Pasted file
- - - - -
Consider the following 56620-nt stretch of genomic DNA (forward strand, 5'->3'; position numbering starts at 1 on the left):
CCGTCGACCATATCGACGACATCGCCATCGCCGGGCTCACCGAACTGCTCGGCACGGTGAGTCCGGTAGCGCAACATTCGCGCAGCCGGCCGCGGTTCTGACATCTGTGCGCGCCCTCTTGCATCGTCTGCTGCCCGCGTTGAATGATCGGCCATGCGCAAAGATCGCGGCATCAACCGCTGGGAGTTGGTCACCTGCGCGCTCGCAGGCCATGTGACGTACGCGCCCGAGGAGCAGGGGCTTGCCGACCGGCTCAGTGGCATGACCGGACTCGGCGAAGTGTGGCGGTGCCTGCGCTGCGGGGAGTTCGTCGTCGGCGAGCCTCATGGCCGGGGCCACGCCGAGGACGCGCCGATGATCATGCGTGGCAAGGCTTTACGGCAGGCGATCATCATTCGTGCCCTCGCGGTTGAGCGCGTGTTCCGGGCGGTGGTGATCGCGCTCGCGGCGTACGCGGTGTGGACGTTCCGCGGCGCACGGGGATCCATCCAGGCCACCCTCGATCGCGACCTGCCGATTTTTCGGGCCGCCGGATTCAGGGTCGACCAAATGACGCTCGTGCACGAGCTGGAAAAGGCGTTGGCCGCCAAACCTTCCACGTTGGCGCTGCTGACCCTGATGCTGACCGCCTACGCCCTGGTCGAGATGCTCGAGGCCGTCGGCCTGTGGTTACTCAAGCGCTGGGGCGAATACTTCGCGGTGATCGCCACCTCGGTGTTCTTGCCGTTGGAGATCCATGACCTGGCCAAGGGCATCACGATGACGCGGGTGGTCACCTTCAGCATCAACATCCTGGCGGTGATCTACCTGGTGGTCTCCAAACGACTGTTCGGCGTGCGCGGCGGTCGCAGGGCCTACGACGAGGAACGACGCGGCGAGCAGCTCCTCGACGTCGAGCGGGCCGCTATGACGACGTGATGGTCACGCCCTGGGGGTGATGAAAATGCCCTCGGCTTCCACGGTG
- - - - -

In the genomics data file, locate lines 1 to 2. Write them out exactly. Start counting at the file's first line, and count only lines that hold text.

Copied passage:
Consider the following 56620-nt stretch of genomic DNA (forward strand, 5'->3'; position numbering starts at 1 on the left):
CCGTCGACCATATCGACGACATCGCCATCGCCGGGCTCACCGAACTGCTCGGCACGGTGAGTCCGGTAGCGCAACATTCGCGCAGCCGGCCGCGGTTCTGACATCTGTGCGCGCCCTCTTGCATCGTCTGCTGCCCGCGTTGAATGATCGGCCATGCGCAAAGATCGCGGCATCAACCGCTGGGAGTTGGTCACCTGCGCGCTCGCAGGCCATGTGACGTACGCGCCCGAGGAGCAGGGGCTTGCCGACCGGCTCAGTGGCATGACCGGACTCGGCGAAGTGTGGCGGTGCCTGCGCTGCGGGGAGTTCGTCGTCGGCGAGCCTCATGGCCGGGGCCACGCCGAGGACGCGCCGATGATCATGCGTGGCAAGGCTTTACGGCAGGCGATCATCATTCGTGCCCTCGCGGTTGAGCGCGTGTTCCGGGCGGTGGTGATCGCGCTCGCGGCGTACGCGGTGTGGACGTTCCGCGGCGCACGGGGATCCATCCAGGCCACCCTCGATCGCGACCTGCCGATTTTTCGGGCCGCCGGATTCAGGGTCGACCAAATGACGCTCGTGCACGAGCTGGAAAAGGCGTTGGCCGCCAAACCTTCCACGTTGGCGCTGCTGACCCTGATGCTGACCGCCTACGCCCTGGTCGAGATGCTCGAGGCCGTCGGCCTGTGGTTACTCAAGCGCTGGGGCGAATACTTCGCGGTGATCGCCACCTCGGTGTTCTTGCCGTTGGAGATCCATGACCTGGCCAAGGGCATCACGATGACGCGGGTGGTCACCTTCAGCATCAACATCCTGGCGGTGATCTACCTGGTGGTCTCCAAACGACTGTTCGGCGTGCGCGGCGGTCGCAGGGCCTACGACGAGGAACGACGCGGCGAGCAGCTCCTCGACGTCGAGCGGGCCGCTATGACGACGTGATGGTCACGCCCTGGGGGTGATGAAAATGCCCTCGGCTTCCACGGTG